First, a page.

Are you not a joiner because you hate rules and regulations? Having difficulty finding an organization that marries diverse interests — such as history and drinking? Do you, as did Groucho Marx, maintain that you wouldn’t belong to any club that would have you? Then have I got an organization for YOU.
It’s The Ancient and Honorable Order of E Clampus Vitus and it’s apparently dedicated to our particular brand of California eccentricity which mixes equal parts thumbing the nose at serious institutions, celebrating individuality, having irreverent fun, and embracing an “alternate” history.
E Clampus Vitus started in a tavern during the Civil War, spread like wildfire in the Gold Country and was resurrected in the Thirties (where else) but in San Francisco. E Clampus Vitus members (who call themselves “Clampers”) say they can’t decide if they are a “historical drinking society” or a “drinking historical society.”
And that’s how I found them, while looking at “historical” plaques in the Gold Country town of Murphys. I’m a sucker for historical plaques. I can’t pass one by. But as I found more and more of them on the buildings in Murphys, finally culminating in a complete wall of plaques, I started to notice something different. These plaques weren’t placed there by the California Historical Society or the Society of California Pioneers. And the plaques seemed to be commemorating things like the site of bordellos and saloons and record-breaking tobacco spitting contests.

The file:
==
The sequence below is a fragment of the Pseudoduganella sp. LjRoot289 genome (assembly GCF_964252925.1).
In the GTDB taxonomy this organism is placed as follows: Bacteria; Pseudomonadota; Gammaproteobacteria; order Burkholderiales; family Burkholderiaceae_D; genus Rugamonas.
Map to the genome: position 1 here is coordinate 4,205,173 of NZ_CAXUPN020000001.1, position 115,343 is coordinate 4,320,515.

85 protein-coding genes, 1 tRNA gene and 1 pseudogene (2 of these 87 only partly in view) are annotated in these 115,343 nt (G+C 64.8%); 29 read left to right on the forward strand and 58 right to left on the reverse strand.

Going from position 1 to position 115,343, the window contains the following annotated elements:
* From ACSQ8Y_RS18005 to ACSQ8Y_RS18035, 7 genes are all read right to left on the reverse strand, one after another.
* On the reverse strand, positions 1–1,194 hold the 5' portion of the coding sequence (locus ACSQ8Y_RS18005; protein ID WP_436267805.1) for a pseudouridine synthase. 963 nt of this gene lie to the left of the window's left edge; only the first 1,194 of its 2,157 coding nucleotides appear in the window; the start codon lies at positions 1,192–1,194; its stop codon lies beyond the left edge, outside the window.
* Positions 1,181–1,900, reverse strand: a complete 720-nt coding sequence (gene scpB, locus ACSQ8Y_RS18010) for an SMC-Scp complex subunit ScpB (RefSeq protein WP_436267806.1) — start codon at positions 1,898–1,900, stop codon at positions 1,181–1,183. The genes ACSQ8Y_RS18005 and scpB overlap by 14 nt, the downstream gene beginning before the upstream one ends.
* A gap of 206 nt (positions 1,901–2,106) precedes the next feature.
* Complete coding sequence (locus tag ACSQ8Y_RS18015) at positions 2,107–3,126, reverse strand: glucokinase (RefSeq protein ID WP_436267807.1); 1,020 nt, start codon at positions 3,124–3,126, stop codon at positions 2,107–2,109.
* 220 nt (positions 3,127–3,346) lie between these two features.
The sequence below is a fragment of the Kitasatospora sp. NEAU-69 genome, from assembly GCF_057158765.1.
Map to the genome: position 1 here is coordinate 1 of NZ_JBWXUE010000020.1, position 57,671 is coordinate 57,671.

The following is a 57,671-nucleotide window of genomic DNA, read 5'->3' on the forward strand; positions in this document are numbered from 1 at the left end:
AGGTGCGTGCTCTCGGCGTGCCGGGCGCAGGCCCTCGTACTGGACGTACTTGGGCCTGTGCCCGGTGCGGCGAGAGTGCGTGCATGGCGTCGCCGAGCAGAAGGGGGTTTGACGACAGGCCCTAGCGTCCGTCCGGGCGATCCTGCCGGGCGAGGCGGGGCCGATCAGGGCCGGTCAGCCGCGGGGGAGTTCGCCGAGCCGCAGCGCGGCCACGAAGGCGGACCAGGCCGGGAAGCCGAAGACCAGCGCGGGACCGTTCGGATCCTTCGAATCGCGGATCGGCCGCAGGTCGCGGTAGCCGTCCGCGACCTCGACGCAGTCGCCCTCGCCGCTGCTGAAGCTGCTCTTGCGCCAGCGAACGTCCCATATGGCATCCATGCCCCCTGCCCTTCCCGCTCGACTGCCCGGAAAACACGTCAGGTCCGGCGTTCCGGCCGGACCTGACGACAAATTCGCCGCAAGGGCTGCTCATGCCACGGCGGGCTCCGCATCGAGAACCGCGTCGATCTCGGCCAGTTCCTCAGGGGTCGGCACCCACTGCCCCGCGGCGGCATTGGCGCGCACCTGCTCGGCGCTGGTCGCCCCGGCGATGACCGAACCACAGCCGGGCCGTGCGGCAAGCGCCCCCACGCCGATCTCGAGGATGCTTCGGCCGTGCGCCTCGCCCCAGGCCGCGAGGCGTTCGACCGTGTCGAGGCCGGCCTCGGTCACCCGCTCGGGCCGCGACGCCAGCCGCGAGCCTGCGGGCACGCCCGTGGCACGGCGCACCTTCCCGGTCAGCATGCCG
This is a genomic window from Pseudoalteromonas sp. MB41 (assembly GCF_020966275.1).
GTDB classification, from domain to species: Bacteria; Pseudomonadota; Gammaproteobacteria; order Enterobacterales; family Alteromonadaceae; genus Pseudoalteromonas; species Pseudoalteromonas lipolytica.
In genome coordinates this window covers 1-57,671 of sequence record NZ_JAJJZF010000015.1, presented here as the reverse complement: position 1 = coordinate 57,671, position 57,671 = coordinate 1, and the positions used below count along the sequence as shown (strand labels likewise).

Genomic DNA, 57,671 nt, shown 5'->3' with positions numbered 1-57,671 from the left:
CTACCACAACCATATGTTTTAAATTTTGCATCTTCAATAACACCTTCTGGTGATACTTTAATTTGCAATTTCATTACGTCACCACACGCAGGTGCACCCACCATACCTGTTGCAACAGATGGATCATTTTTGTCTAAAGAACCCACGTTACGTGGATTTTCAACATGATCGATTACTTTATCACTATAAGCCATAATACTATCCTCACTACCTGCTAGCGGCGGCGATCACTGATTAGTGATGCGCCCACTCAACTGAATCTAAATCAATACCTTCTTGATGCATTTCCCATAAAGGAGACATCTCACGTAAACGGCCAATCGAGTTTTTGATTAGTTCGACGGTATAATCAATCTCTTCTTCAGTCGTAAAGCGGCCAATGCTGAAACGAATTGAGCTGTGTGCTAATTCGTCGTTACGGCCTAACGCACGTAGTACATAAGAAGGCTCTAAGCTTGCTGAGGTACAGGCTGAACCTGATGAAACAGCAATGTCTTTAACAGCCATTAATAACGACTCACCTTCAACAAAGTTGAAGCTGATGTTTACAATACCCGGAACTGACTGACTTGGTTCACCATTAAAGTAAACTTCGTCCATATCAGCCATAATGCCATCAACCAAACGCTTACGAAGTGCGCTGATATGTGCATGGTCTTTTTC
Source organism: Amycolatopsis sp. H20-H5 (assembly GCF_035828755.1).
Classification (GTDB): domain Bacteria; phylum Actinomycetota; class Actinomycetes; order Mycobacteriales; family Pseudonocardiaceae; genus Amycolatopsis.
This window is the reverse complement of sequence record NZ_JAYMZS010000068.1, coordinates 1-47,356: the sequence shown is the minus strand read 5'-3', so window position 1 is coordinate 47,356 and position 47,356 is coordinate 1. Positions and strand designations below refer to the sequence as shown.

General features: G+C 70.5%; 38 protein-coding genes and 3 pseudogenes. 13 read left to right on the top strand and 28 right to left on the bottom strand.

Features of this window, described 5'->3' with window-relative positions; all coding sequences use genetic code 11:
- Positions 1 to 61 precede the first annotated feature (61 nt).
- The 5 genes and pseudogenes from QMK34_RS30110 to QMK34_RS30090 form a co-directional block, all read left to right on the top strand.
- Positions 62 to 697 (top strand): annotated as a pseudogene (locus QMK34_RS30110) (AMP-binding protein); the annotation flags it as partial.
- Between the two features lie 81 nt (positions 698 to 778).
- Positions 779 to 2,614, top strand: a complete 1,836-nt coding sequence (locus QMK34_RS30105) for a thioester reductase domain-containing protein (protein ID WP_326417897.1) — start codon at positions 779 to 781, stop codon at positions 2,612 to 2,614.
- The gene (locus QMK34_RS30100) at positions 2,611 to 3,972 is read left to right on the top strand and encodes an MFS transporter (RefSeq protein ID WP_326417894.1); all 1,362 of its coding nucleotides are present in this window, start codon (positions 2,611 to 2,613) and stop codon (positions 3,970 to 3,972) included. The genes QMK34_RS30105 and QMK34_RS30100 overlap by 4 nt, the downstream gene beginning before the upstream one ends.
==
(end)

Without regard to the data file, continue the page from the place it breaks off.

Wikipedia has a great and very humorous Clamper history here. But let me give you the highlights.
Mocking the solemn rites and costumes of fraternal orders such as the Freemasons and the Moose and Elk Lodges, Clampers abide by these rules. Or don’t:
*Clamper “regalia” are red miners shirts or long-johns, Levis, bushy beards and home-made medals forged from old tin cans.
*All members are officers and all officers are of equal indignity.
*The Clamper motto, Credo Quia Absurdum, is a shortened form of a Latin phrase that means “I believe it because it is absurd.”
*The society’s flag, always carried during parades, is a hoop skirt. Attached to it are the words “This is the flag we fight under.”
*Regular meetings are required to be held at any time before or after a full moon.
Members also swore to help widows and orphans (especially the widows). This was was the one pledge they took seriously. In the rough and tumble world of gold mining, Clampers took care of their own, even to the point of snowshoeing out to remotely camped members to bring them Christmas dinner. The modern incarnation is also dedicated to placing plaques to “historical” events and places that might otherwise be, shall we say, overlooked by more mainstream historical societies.
There are more than 40 chapters of E Clampus Vitus operating mostly in the West. They even march in local parades. And they are really active with those plaques.
I want to join. After all, any club that counted Mark Twain as a member is the club for me!
So now you are all asking, “Can I be a Clamper?” Here’s the good news taken from one of the most prominent “Clamps”, the Mountain Charlie Division:
“The prime requisites to becoming a Clamper are a good sense of humor, an interest in Western history, an open mind, and a cast iron stomach. If a man has those qualities, and strikes up a friendship with a Clamper or two, he may find himself taken in to (and by) the Ancient and Honorable Order. But one can’t simply walk up and say, “Can I be a Clamper?” It is for the Brethren of ECV to invite prospective members to join. And if a man is asked, he should know that the invitation is only given once. If it is refused, it is never tendered again. But a man of any intelligence and character so invited would hardly be likely to turn down such a signal honor. And remember, as the Brethren of E Clampus Vitus maintain, “Clampers are not made, they’re born. Like gold, they just have to be discovered.”